Welcome to guest blogger Joleen Ong, who is the Marketing & Publications Director at NTEN—the community of nonprofit professionals who put technology to work for their causes.
Successful integrated marketing goes beyond the communications products you put out there in the world. Don’t forget your internal process.
The pattern I see in so many nonprofits is a hyper-focus on what content to create and post, but neglect of the critical internal factors that enable success, such as collaborating across departments. But…
A strong integrated marketing strategy features consistent brand messaging across all channels PLUS an internal team that works together closely and seamlessly to provide a unified experience to supporters. After all, your audiences view and support your organization as a whole, not in fragmented silos of IT, fundraising, marketing, programs or leadership. Streamlining the process internally to accurately and fully convey your organization’s identity ensures you don’t confuse your audience with different personalities, opinions and voices.
Here are three common mistakes that undermine your organization’s marketing:
#1) Forgetting Your Colleagues are Stakeholders
Getting internal buy-in and participation is a critical factor for success. It matters what your supporters think of you, but your colleagues’ perception of you and your work is equally important. You need the insights, feedback and needs of your colleagues across departments.
Solution: Your teammates were hired because of the skills and expertise that they possess for the job: tap into it! Building trust amongst your peers takes time and genuineness, but you can start with the most flattering question, “Can I get your opinion on something?” Then, find a way to integrate this opinion into your work, and give credit where credit is due. It’ll help you out in the long run, and help you with #2
Show colleagues in other departments how effective, consistent marketing benefits them, and ask for their help. Then set up a process to easily enable this ongoing collaboration, and train and support folks in using it. A huge thank you never hurts.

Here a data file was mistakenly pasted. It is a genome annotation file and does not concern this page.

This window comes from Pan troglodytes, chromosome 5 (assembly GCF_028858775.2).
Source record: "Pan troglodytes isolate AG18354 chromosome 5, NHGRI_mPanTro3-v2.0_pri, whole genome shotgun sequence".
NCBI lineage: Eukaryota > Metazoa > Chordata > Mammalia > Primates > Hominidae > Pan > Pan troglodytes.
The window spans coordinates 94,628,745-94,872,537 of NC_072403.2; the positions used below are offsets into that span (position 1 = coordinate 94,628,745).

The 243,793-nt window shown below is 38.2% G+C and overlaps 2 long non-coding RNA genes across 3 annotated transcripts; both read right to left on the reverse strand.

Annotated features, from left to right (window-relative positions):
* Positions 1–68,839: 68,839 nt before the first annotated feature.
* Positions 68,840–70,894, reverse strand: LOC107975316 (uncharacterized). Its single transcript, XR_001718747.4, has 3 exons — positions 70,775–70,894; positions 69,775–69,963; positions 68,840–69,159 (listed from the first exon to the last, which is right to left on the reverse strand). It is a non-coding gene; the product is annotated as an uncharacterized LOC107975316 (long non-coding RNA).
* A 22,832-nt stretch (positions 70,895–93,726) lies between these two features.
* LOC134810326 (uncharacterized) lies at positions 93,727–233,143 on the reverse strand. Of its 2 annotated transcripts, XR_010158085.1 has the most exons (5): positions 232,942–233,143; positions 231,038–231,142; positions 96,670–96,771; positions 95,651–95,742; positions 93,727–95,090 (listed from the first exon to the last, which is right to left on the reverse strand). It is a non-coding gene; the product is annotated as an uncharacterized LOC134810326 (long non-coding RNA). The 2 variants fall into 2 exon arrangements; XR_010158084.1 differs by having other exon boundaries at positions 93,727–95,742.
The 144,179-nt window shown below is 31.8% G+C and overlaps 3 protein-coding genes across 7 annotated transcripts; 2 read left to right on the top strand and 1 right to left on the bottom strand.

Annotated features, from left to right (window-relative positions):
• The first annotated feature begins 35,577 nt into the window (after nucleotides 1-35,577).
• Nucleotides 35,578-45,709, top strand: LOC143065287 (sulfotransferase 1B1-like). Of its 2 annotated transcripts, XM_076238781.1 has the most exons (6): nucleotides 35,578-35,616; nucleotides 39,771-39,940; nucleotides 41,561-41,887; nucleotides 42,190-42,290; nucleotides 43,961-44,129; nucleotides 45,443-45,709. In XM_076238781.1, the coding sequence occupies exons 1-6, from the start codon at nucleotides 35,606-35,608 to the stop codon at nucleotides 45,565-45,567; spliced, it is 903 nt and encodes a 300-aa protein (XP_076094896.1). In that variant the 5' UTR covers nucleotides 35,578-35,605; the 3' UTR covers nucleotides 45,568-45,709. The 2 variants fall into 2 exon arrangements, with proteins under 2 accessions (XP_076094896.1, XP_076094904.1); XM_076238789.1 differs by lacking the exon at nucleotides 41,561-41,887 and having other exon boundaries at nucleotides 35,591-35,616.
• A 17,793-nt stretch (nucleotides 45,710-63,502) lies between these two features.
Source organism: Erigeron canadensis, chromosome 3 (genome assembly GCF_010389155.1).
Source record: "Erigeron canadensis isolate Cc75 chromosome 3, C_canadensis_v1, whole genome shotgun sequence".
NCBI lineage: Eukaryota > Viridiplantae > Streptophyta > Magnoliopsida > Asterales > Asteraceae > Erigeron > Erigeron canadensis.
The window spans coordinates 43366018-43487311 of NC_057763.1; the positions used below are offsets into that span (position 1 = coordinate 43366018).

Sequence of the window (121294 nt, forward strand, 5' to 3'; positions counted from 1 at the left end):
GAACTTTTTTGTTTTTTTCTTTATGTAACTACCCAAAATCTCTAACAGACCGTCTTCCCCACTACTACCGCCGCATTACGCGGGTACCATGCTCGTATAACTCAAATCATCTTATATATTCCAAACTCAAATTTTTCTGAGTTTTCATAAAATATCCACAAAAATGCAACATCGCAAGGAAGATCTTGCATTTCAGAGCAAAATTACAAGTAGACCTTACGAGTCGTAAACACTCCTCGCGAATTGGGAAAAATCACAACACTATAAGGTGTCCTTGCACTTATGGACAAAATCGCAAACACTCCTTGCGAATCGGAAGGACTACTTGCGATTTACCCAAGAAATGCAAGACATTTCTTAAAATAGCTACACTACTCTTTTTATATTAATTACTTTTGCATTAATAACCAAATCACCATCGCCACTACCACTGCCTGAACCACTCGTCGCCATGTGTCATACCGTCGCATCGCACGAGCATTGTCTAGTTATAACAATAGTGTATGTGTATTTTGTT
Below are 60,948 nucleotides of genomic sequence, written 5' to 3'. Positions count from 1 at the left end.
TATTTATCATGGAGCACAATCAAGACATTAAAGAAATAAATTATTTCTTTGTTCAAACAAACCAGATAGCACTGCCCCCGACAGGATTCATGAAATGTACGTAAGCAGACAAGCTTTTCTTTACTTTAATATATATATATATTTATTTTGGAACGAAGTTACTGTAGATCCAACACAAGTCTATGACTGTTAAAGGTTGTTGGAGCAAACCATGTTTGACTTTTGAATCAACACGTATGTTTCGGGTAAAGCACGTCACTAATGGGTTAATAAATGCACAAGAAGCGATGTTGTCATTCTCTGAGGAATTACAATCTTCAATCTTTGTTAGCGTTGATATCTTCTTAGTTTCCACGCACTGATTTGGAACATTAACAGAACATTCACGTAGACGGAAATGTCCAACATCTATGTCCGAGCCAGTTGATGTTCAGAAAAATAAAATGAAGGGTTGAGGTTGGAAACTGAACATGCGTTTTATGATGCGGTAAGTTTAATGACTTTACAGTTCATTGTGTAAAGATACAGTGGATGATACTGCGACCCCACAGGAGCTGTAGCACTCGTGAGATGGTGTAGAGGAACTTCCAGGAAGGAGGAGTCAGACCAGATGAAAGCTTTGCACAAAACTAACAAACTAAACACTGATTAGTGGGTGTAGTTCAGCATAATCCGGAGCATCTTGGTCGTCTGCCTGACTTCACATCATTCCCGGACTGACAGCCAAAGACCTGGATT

#2) Having Multiple Personalities
Skilled marketers act as a sounding board and filter for their colleagues across all departments to ensure their organization’s messages are in alignment with its brand. But that never stops the perennial territorial tug-of-war among departments.
For example, when your program director’s intern creates your organization’s new “viral” video campaign, or your executive director gives an interview that strays from the position you’ve stated in press releases, your nonprofit may be perceived as having multiple personalities.
Solution: Ask colleagues to join you in cross-departmental meetings to nourish cross-pollination between departments. Weekly checks-ins to discuss content for the week, or fundraising program proposals are an easy and natural way to start.
And, in time, holding staff members accountable with feedback mechanisms like 360-degree performance reviews help to institutionalize collaboration as a key staff responsibility.
#3) Crafting an Unclear Call to Action (or none at all)
Donors and the community are the lifeblood of any nonprofit, and support is their vote of confidence in your organization’s work. You need their support—so ask for their help and tell them—as specifically as possible—how giving it will advance the cause they care about.
We’ve all received overlong emails that, despite the number of words, don’t clarify a call to action. Read the new report? Attend an event? Sign a petition? Donate now? Messages that have too many asks, or none at all, will confuse your audience. You’ll risk losing their attention.
Solution: Play into the principle of effective repetition by being consistent with what you’re asking them to do. Avoid multiple asks in a single email message that direct recipients to different pages on your website. Instead, make one primary call to action.
If your nonprofit has a lot to say, take the time to coordinate how to disseminate these messages, which channels to use, and when to push each one. Some messages might better fit in a monthly newsletter, a weekly update email or social media.
Consider using images in lieu of more text, and embed a link where the supporter can learn more on your website. The bottom line: always keep the user experience in mind.
What else can derail integrated marketing, and what are other success factors? Please share your experience here.
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